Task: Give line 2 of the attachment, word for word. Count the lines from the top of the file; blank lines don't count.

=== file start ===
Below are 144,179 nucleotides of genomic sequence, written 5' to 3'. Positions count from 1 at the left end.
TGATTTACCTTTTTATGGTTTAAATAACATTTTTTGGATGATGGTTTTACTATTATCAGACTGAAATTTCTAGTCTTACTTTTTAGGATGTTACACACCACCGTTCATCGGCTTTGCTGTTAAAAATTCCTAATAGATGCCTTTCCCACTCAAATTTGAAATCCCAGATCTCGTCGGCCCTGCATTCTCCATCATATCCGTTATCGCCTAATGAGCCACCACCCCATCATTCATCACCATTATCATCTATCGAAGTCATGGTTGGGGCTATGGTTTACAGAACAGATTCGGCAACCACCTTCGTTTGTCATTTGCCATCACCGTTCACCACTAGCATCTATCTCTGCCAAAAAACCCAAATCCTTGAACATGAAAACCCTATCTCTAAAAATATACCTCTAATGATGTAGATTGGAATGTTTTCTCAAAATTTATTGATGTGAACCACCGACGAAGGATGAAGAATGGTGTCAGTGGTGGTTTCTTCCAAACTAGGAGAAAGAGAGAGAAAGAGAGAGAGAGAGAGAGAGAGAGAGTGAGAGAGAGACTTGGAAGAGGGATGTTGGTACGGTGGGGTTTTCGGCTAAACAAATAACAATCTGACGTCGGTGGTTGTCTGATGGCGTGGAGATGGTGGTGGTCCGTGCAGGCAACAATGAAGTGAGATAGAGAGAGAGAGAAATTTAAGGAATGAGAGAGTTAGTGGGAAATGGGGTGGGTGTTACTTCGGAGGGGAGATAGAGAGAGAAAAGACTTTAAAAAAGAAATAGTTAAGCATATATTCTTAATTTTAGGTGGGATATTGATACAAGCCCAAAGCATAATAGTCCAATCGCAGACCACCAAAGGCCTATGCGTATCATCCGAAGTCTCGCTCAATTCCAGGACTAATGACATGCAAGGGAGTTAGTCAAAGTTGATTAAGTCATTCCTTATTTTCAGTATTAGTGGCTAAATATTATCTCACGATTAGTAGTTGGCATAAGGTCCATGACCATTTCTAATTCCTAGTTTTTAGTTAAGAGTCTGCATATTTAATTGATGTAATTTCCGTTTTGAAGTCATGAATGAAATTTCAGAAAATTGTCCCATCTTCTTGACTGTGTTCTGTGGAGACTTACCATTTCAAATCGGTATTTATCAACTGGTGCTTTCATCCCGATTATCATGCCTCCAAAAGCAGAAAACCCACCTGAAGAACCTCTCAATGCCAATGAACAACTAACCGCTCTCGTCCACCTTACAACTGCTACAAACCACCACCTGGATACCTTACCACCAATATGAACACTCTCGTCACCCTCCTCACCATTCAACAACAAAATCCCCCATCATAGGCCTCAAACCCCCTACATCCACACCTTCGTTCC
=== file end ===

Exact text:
TGATTTACCTTTTTATGGTTTAAATAACATTTTTTGGATGATGGTTTTACTATTATCAGACTGAAATTTCTAGTCTTACTTTTTAGGATGTTACACACCACCGTTCATCGGCTTTGCTGTTAAAAATTCCTAATAGATGCCTTTCCCACTCAAATTTGAAATCCCAGATCTCGTCGGCCCTGCATTCTCCATCATATCCGTTATCGCCTAATGAGCCACCACCCCATCATTCATCACCATTATCATCTATCGAAGTCATGGTTGGGGCTATGGTTTACAGAACAGATTCGGCAACCACCTTCGTTTGTCATTTGCCATCACCGTTCACCACTAGCATCTATCTCTGCCAAAAAACCCAAATCCTTGAACATGAAAACCCTATCTCTAAAAATATACCTCTAATGATGTAGATTGGAATGTTTTCTCAAAATTTATTGATGTGAACCACCGACGAAGGATGAAGAATGGTGTCAGTGGTGGTTTCTTCCAAACTAGGAGAAAGAGAGAGAAAGAGAGAGAGAGAGAGAGAGAGAGAGTGAGAGAGAGACTTGGAAGAGGGATGTTGGTACGGTGGGGTTTTCGGCTAAACAAATAACAATCTGACGTCGGTGGTTGTCTGATGGCGTGGAGATGGTGGTGGTCCGTGCAGGCAACAATGAAGTGAGATAGAGAGAGAGAGAAATTTAAGGAATGAGAGAGTTAGTGGGAAATGGGGTGGGTGTTACTTCGGAGGGGAGATAGAGAGAGAAAAGACTTTAAAAAAGAAATAGTTAAGCATATATTCTTAATTTTAGGTGGGATATTGATACAAGCCCAAAGCATAATAGTCCAATCGCAGACCACCAAAGGCCTATGCGTATCATCCGAAGTCTCGCTCAATTCCAGGACTAATGACATGCAAGGGAGTTAGTCAAAGTTGATTAAGTCATTCCTTATTTTCAGTATTAGTGGCTAAATATTATCTCACGATTAGTAGTTGGCATAAGGTCCATGACCATTTCTAATTCCTAGTTTTTAGTTAAGAGTCTGCATATTTAATTGATGTAATTTCCGTTTTGAAGTCATGAATGAAATTTCAGAAAATTGTCCCATCTTCTTGACTGTGTTCTGTGGAGACTTACCATTTCAAATCGGTATTTATCAACTGGTGCTTTCATCCCGATTATCATGCCTCCAAAAGCAGAAAACCCACCTGAAGAACCTCTCAATGCCAATGAACAACTAACCGCTCTCGTCCACCTTACAACTGCTACAAACCACCACCTGGATACCTTACCACCAATATGAACACTCTCGTCACCCTCCTCACCATTCAACAACAAAATCCCCCATCATAGGCCTCAAACCCCCTACATCCACACCTTCGTTCC